Gee. This doesn't sound like a matter of "sloppy paperwork", does it?
TAMPA — Some employees of Florida's largest "foreclosure mill" were given jewelry, cars and houses from the firm, in exchange for altering and forging key documents used to obtain foreclosures, according to a statement released today by the Florida Attorney General's Office.
The office released transcripts of two interviews it conducted for its investigation into the law offices of David J. Stern.
The sworn statements were from Kelly Scott, a former employee of Stern's and Mary R. Cordova, a former employee of G&Z, a process server used by Stern's office. The women's testimonies appear to back up that of former Stern's employee Tammie Lou Kapusta, whose statement was released last week. The three statements paint a picture of a secret system designed to speed up the foreclosure process. Attorneys and staff members forged signatures, changed dates, passed around notary stamps, the women say in interviews with attorney general's staff.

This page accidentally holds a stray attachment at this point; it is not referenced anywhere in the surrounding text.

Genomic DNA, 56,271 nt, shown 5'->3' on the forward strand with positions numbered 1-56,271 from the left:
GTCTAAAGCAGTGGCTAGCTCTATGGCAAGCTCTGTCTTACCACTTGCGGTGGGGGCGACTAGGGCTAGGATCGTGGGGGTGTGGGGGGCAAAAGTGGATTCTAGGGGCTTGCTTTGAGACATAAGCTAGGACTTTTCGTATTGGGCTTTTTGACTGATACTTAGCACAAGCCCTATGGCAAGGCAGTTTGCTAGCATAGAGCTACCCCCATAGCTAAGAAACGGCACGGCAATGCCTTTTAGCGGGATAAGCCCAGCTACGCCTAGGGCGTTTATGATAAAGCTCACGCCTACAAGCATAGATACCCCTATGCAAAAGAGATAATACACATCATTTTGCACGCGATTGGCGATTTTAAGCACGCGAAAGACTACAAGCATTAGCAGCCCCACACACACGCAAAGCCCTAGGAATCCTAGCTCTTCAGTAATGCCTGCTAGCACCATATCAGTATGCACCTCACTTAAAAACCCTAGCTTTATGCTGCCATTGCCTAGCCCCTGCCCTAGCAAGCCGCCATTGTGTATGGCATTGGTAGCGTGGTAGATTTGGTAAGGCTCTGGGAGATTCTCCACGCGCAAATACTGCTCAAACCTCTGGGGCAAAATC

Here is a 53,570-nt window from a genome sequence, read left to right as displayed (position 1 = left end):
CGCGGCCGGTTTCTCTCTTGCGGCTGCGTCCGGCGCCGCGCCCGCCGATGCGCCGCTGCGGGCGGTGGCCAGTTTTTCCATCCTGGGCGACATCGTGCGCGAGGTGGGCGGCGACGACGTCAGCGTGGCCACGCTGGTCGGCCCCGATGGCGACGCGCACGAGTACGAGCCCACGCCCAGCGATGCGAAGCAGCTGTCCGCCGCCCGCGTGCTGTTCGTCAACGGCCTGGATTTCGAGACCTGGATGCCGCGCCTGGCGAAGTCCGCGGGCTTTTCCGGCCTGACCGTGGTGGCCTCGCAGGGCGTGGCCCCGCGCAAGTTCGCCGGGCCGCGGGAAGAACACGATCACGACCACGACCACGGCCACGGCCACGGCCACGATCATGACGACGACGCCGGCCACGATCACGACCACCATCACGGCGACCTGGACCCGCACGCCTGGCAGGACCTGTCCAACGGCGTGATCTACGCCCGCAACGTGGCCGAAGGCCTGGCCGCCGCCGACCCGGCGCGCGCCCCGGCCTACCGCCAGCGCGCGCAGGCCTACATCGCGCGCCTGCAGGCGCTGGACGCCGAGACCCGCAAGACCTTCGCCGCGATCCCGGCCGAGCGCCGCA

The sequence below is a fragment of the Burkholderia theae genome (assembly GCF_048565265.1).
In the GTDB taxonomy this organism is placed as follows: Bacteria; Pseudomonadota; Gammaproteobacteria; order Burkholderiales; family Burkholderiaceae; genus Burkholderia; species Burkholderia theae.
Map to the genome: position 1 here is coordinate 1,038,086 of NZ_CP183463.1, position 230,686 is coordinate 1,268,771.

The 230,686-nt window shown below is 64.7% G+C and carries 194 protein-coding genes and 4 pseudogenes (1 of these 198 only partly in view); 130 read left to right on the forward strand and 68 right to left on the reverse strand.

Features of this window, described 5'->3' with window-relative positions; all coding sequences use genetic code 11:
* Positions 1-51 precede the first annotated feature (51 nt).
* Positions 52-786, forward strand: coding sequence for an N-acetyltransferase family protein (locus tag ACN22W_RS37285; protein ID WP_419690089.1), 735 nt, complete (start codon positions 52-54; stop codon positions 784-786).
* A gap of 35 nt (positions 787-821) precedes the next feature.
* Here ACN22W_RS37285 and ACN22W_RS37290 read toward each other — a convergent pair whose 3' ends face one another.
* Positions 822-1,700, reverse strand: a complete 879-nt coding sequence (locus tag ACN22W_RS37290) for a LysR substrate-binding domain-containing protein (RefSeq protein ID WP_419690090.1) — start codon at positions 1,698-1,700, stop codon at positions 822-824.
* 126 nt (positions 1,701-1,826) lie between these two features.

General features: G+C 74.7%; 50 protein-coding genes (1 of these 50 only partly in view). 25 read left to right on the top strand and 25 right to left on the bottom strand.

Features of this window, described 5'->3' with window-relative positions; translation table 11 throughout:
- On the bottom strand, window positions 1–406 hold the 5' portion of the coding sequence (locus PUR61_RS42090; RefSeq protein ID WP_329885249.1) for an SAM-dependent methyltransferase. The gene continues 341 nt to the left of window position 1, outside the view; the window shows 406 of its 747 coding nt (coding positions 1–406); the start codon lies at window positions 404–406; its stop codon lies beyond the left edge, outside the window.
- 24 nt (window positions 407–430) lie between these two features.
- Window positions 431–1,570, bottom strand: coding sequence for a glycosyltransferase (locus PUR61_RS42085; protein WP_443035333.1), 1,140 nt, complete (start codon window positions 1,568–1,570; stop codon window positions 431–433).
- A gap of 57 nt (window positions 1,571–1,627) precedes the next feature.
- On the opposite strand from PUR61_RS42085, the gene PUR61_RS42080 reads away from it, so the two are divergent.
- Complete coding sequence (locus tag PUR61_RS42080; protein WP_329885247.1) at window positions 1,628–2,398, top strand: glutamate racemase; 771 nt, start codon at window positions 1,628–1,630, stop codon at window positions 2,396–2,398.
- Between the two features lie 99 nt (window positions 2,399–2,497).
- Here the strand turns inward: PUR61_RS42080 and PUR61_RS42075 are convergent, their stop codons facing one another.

The two former Sterns employees described long tables where employees would sign as a witness and notarize documents without actually witnessing the signing. Twice a day, Scott said, the company's chief operating officer,
Cheryl Samons, would go into the office and sign 500 documents at a time “ without reading them.
Scott was Samons' legal assistant.
As a perk of Samons' job, Stern's office would routinely pay her personal mortgage, a car payment, her electric bills and her cell phone bill, according to Scott, who told investigators Stern also bought Samons a new BMW sport utility vehicle every year and gave her and other employees jewelry. Additionally, Stern purchased employee David Vargas a house, a car and a cell phone, Scott claims in her statement.